How Conditioning Works in ABA Therapy for Autism

Although the social awareness of autism, and those on its spectrum, has grown exponentially in the last ten years: there's still a lot who don't understand.  Adults who weren't diagnosed as kids because parents didn't know how to recognize it are now finding it at age 30, but kids in recent years are finally getting the care and awareness they deserve.

Many people on the spectrum have to work harder to live in a neurotypical society, and to do so; they have to create coping mechanisms and behaviors.

Conditioning is a part of ABA therapy that allows for autistic individuals to develop these mechanisms: here’s how.

Starting Younger
Most ABA therapy is best implemented when the patient is younger.  Access at this time helps to build up coping mechanisms and mental pathways they can use for life.  Although adults also use this therapy and find it incredibly useful, kids flourish the most.  With younger children, using ABA therapy helps them develop adequate coping mechanisms and skills that will make their life more comfortable in the long-term.  Although this can also help adults, giving them tools they haven't tried before, it’s less commonly used on them.

Reinforcing Interaction
Positive reinforcement is one of the best things in the work.  It teaches our minds through steady and good interaction that we can grow and change and learn new behaviors.  Although this doesn't necessarily work for everyone, some autistic people have trouble with how others react to them and treat them.  Positive reinforcement of good behavior allows them to feel right about something they've done and recognize what they did to get that feeling out.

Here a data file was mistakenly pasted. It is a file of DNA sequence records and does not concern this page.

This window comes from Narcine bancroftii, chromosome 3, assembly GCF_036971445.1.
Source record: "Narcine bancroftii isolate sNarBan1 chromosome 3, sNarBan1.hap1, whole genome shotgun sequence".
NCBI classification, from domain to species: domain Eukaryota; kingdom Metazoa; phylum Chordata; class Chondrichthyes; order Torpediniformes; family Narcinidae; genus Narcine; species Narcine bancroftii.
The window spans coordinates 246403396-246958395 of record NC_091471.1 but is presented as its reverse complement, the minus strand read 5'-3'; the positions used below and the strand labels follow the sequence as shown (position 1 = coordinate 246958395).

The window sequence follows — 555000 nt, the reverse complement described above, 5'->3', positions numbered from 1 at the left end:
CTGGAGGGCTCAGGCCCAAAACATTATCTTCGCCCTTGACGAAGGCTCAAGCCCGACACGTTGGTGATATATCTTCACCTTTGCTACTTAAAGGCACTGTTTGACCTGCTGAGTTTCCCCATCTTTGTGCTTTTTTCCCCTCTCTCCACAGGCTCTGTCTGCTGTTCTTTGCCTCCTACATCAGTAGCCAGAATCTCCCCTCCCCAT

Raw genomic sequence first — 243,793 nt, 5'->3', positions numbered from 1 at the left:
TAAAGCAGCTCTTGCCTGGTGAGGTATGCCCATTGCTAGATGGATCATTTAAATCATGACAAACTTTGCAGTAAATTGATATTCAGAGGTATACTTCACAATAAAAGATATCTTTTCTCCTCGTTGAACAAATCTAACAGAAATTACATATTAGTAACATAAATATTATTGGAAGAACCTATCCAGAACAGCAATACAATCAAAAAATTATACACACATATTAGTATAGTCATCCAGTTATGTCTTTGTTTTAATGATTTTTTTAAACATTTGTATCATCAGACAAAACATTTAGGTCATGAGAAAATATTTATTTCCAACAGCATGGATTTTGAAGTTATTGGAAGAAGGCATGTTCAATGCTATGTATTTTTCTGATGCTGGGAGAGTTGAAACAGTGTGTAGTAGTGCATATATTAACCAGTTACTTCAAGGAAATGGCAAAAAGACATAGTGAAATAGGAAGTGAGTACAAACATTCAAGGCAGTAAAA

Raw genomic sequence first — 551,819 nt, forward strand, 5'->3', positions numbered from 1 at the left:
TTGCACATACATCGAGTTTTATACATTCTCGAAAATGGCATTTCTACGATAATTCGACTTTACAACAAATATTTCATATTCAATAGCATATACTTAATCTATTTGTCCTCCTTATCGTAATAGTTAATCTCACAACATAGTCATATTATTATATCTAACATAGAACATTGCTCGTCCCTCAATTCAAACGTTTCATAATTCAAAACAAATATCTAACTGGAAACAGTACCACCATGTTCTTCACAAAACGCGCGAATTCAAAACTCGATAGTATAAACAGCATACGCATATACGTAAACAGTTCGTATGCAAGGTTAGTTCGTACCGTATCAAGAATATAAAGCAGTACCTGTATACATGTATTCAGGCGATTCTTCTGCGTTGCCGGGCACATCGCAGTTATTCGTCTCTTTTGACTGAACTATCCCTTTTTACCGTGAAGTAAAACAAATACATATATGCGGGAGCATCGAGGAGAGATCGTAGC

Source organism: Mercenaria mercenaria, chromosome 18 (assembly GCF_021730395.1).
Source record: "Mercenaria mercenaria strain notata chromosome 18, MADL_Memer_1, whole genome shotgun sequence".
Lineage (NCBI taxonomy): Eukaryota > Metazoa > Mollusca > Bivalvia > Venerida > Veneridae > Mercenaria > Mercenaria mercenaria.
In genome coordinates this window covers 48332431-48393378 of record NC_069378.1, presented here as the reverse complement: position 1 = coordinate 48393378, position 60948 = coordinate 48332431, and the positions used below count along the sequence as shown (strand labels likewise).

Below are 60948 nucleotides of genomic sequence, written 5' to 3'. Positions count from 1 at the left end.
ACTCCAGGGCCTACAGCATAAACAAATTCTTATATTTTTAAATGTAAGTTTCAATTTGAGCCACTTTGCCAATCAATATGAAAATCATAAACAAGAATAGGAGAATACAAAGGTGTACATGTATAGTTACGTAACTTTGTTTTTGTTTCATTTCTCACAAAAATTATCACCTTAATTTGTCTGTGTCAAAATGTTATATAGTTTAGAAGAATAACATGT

This part of ABA is most straightforward for families to continue helping practice at home away from the therapist and gives the autistic person's loved ones a chance to help with their therapy.  

Showing Incorrect Behavior
Unfortunately, with many rewards, there's always another side of the coin.  Although a firm correction is the best way to do it, some slight punishments are carried out for big mistakes.  Especially in autistic children, showing them their errors or things they need to grow on can be a grueling experience since many people with autism take it personally.  A good ABA therapy clinic will work with the family to ensure that the ‘punishments' for misstepping or mistakes aren't too severe.  You don't want to hurt the person; just help them see that behavior gets a negative response.

Repetition
The most important part of ABA therapy is that it gets repeated and practiced daily.  By using the tools that therapists give them, autistic people can work through those barriers they've always had.  Treating the behavior as correct and rewarding can help their minds rework pathways to get used to this behavior.

Although there’s no cure for autism, and autistics always are in hot debate on whether they'd even want one, there are behavior changes that can make life easier for them.  This therapy doesn't change their personality or make them someone else; it just gives them the tools they need to lead a more comfortable life.

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